There are many ways to win a wrestling match, and Reilly Dolan chooses to do so in a manner that has spawned a nickname.
A Morrison senior, Dolan is known as “Funky D” for a wrestling style that is all his own. That moniker was given to him by a teammate early in the 2015-16 season.
“I don’t have the most technical wrestling style,” Dolan said. “One of the juniors at the time, John Anderson, yelled it from the crowd because he wanted to be funny. It seemed to stick around the conference. It’s not my favorite nickname, but the other kids seem to like it.”
Funky, however, seems to be an accurate way of describing Dolan’s style on the mat. He’s always on the attack, no matter the score. Even if he’s leading in the third period, “Funky D” can be counted on to continue pressuring his opponent, looking to build on the lead or perhaps execute a risky pin.
“I just don’t feel comfortable with a 1- to 2-point lead,” Dolan said. “I’d rather win the match by a lot of points or a pin rather than sit there and grind out a 1-point match. You never know what the last seconds are going to do. I’ve lost many matches in the last seconds and I’ve won many matches, but I’d be confident with a bigger-point lead.”
It’s a style that could be troublesome to some old-school coaches, but Morrison head coach Tony Wright has come to accept it from Dolan.
“I totally embrace it,” Wright said. “He’s called ‘Funky D’ for a reason. You can’t teach some of the stuff he does. He’s a hard kid to coach sometimes, but he’s a hard kid to prepare for because he doesn’t do conventional things.”
Dolan, the son of ex-Morrison wrestling coach and current athletic director Gregg Dolan, has been around the sport since he was 3. The exception was when he didn’t wrestle as a freshman, in need of a break from the sport.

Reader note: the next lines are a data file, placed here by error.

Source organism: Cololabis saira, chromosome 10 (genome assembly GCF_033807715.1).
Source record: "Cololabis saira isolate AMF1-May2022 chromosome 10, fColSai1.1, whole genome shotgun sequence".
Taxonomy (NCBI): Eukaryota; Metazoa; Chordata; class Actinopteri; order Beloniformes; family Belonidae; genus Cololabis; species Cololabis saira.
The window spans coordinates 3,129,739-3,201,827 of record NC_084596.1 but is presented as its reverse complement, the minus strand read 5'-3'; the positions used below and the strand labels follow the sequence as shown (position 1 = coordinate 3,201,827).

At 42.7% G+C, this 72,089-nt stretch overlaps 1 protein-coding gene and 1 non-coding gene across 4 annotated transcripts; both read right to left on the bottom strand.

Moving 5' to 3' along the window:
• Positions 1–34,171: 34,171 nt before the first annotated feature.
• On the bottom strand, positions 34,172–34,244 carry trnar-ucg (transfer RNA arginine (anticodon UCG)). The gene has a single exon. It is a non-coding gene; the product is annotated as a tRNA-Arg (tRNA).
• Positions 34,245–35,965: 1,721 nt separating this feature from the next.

The all-or-nothing approach to wrestling was not something that was passed down from father to son.
“I know a lot more about my body and what I can do,” Dolan said. “I can give up some points if I’m going to gain bigger points later on in the match. A lot of the time it was taught to me through my dad, telling me what not to do, and I’d tell him I could do it that way. It seems to have worked out.”
Dolan went 31-13 as a sophomore and earned a trip to the state tournament. As a junior, he went 40-12, but had his season end at the Byron Sectional. Of his 40 wins, 23 came via pin.
“He’s got guts of steel,” Wright said. “He’s a bold kid. He’s not afraid to lose, which is why he’s successful. He’s willing to go for it, which is another trait that’s hard to teach. Some kids have that and some don’t.”
That’s not to say Wright hasn’t tried to rein in Dolan just a little bit, when being too aggressive early in matches sometimes results in building big deficits.
“We try to tell him it’s OK to go conservative for a while, work our way into a match, wear the guy out, and then explode with some of the funky stuff,” Wright said. “What we’ve tried to do is build off what he’s good at and be able to capitalize on it, as opposed to forcing things and putting ourselves in bad situations.”
Last season, Dolan was a training partner of Joe Eads, who won a state title at 138 pounds in his own unique manner. Eads would bide his time until an opportunity presented itself to execute a neck wrench, and then he’d pounce.
Dolan doesn’t have a signature move like Eads had. When asked what his specialty was, he cited he was good at the high crotch from a neutral position, and a cradle while on top. The key is to always be on the attack, no matter what – a strategy handed down by former Mustang great Mark McDonnell.
“Mark taught me to be aggressive all of the time,” Dolan said. “He’d shoot for tech falls in the first or second period before anybody could even react. That’s how I’d like to be this year.”
FYI: Has a 71-25 record in 2 years as a varsity starter. … State qualifier as a sophomore. … Nicknamed ‘Funky D’ for unconventional wrestling style.